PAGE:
Why DevOps?

Why not just developers, like Steve Balmer once said? Why not just managers? Why do you need someone who understands how software is written and who also understands how it can be tested, packaged, deployed and maintained in an automated manner? I think this question answers itself, doesn’t it?

I’d like to bring up an example that I have experienced first hand: Deployment of a PHP based software, developed by an external developer and originally published over a deployment tool provided by the framework developers.

The situation was, that the developers had access to the deployed instances of the software and applied patches manually. This led to the situation that no one knew which patch level was installed on which machine. To be honest it wasn’t even possible to talk about patch levels because hot fixes were applied directly and sometimes not integrated into other installations or the distribution itself. So how do you maintain this? That’s the neat part: You don’t!

So what can you do about this?

1. Draw a line

The development was separated from the deployment and the interface was a versioned zip distribution of the software in the developer to customer direction. Customer to developer direction was implemented as bug tickets and development sprints with a versioned outcome.

2. Split up, define and clean up

All parties, developers, administrators and the DevOps Engineer in between, use the same environments and use the same point of origin: A clean machine with a defined operating system and a clear and not deviating setup procedure. Required manual changes are reported back to the DevOps engineer in order to integrate them into the machine setup process and every one in the team knows how the machines are set up and how they are supposed to work. Log files are in the same location, the same technologies are used on all machines and there are no manual fixes on production instances.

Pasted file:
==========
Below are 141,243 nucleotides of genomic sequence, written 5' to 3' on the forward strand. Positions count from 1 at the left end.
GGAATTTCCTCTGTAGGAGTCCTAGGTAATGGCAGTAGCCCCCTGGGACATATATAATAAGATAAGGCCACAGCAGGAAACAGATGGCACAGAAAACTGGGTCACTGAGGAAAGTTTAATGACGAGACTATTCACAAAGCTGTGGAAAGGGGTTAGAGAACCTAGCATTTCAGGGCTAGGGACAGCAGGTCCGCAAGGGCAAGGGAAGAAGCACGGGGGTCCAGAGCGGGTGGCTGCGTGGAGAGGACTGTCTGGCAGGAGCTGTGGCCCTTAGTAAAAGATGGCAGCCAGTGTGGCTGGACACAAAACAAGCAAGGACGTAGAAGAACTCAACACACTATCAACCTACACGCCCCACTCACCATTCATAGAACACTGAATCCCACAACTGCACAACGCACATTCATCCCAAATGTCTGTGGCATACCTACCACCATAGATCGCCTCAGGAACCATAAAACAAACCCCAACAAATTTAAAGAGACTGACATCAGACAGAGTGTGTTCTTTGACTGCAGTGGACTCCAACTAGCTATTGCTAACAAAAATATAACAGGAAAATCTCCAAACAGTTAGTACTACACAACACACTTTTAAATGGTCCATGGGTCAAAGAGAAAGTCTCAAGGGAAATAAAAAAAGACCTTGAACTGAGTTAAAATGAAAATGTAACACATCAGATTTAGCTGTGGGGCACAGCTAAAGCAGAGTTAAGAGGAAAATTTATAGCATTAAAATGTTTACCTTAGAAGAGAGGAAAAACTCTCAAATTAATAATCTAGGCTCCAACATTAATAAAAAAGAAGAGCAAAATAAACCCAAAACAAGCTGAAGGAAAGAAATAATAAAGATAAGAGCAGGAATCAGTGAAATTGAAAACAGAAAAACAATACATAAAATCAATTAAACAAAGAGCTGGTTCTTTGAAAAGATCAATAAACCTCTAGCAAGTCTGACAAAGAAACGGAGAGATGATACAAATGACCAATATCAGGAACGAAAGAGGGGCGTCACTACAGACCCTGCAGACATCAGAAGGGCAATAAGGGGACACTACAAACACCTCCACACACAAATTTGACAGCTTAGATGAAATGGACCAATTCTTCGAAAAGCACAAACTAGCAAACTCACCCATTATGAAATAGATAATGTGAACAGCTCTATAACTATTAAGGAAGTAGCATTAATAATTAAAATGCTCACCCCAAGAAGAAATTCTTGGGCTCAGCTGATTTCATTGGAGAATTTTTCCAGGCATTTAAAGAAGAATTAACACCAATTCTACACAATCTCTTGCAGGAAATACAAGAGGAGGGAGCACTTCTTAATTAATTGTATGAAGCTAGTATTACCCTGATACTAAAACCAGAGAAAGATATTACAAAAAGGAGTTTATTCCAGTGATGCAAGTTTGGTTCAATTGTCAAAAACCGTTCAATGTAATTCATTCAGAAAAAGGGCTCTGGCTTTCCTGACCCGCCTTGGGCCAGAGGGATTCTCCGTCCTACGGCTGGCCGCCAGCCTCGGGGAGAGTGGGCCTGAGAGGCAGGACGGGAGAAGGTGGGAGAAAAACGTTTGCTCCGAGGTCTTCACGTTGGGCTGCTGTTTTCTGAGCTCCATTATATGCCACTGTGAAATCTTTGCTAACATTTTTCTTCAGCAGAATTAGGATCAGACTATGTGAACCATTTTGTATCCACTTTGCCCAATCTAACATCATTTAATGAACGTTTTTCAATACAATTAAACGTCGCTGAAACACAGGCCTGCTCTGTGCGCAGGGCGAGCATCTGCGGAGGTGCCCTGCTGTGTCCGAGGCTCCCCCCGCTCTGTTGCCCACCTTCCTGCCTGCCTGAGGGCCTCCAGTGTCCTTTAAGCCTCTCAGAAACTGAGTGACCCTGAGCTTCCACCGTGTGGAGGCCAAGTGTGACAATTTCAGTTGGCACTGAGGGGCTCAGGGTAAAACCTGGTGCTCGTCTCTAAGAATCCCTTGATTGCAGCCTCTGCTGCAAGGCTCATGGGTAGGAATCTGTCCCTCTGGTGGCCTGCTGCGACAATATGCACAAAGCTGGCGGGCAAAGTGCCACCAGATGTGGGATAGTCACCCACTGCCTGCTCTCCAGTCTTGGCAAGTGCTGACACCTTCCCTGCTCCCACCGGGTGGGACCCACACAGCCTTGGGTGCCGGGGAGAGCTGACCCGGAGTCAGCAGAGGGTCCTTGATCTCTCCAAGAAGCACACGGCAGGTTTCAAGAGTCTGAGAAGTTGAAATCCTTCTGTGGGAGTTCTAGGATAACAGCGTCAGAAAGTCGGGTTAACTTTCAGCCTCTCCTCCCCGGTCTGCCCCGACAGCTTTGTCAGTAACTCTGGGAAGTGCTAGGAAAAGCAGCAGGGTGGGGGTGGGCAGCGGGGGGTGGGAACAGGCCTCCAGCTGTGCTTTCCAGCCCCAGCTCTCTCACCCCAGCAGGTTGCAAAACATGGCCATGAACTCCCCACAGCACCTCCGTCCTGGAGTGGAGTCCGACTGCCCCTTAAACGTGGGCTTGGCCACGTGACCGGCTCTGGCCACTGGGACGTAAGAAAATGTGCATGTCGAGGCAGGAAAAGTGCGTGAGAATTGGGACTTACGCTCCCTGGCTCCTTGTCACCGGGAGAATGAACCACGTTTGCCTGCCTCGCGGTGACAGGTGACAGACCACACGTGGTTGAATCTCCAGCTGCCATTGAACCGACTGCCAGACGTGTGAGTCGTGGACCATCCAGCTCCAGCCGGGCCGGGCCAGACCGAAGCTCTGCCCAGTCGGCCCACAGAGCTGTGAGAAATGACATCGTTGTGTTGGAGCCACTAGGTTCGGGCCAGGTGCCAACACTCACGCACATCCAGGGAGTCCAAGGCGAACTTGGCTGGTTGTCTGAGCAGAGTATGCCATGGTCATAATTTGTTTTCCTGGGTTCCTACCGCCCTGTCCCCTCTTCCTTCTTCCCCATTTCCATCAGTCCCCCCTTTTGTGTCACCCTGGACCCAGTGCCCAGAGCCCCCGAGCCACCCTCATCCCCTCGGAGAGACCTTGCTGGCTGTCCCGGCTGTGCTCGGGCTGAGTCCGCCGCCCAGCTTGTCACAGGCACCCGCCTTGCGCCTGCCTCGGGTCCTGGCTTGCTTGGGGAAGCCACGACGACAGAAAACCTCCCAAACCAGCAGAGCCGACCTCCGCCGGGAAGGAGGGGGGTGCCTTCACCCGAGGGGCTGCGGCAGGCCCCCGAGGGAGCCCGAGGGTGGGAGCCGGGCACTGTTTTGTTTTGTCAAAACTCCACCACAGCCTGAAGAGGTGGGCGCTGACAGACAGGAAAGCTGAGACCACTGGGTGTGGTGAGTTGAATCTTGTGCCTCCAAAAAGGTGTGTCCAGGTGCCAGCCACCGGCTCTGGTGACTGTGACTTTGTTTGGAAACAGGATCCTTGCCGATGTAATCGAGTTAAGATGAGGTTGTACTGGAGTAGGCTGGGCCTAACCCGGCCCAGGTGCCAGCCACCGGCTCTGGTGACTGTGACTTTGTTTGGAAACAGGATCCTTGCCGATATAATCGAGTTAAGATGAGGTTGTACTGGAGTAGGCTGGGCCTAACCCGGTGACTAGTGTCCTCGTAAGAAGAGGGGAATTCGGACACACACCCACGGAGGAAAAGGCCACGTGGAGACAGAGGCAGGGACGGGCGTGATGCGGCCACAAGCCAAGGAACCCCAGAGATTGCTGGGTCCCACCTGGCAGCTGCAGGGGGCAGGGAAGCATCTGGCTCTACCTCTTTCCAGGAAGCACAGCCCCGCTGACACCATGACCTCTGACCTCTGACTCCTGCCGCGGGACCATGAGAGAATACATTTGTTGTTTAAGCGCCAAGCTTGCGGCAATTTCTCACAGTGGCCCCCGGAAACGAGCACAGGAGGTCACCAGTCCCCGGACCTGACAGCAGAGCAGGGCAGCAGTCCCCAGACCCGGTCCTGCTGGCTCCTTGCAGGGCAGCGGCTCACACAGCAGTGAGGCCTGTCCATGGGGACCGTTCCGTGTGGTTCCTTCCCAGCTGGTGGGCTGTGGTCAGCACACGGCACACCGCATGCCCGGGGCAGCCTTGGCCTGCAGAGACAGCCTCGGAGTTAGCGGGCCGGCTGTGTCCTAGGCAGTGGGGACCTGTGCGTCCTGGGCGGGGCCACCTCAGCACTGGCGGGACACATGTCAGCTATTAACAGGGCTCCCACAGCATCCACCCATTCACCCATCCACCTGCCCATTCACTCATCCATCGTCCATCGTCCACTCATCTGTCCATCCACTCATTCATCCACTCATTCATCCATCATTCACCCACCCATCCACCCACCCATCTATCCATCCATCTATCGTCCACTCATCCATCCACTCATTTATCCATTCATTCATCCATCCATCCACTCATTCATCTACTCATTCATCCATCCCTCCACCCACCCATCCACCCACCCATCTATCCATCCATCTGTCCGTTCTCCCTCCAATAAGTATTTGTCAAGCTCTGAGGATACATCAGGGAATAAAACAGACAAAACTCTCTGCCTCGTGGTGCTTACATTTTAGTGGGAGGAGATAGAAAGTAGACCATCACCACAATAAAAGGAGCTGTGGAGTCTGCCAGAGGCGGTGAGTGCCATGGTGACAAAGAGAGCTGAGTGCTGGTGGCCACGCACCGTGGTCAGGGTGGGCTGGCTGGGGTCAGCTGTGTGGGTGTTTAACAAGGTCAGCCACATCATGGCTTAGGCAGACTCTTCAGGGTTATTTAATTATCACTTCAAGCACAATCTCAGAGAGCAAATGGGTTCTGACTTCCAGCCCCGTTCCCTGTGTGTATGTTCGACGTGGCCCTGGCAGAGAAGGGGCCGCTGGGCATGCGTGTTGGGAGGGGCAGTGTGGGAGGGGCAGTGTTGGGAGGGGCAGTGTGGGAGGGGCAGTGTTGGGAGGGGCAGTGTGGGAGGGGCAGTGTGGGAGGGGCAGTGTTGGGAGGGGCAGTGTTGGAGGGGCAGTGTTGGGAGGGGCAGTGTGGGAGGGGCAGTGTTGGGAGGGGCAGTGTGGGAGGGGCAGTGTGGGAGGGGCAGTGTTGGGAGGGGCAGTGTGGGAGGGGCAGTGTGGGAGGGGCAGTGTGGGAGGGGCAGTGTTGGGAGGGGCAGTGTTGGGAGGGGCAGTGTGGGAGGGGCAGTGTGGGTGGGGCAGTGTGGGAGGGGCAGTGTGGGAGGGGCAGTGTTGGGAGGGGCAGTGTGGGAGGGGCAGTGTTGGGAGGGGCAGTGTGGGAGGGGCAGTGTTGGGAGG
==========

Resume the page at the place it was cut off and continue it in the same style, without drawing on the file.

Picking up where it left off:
3. Automate

As soon as things are clear: automate. Set up pipelines (in GitLab, Azure DevOps or Jenkins for example), define access (API, SSH or other remote protocols) and specify the installation procedure. This means where to gather your software, what to install, how to configure installed tools and what external sources, like DNS entries and certificates, to use.


The basic tasks of DevOps, like compiling (gcc, javac, csc, tsc …), packaging (Nsis, zip, tar, …), deploying (FTP, SSH, SMB, …), patching and archiving (Maven, NuGet, npm, …) are similar if not the same in most of the cases. One has to know the protocols, how they act together and what it means to “setup” software. A software product is a conglomerate of multiple components: Application, configuration, environment, database and many more things. As a DevOps engineer you have to know that these things exist, that they can be set up and you need the drive to dig into the configuration and not just be satisfied with “yeah it works now”. What drives me is the “How does it work?”, “How is it done in best practice?” and “How can I automate it reproducible?” Yeah, maybe sometimes I invest a little too much time into digging into the topic but I think after 100.000 iteration where my script, I spent a few hours on, works I think it has paid off …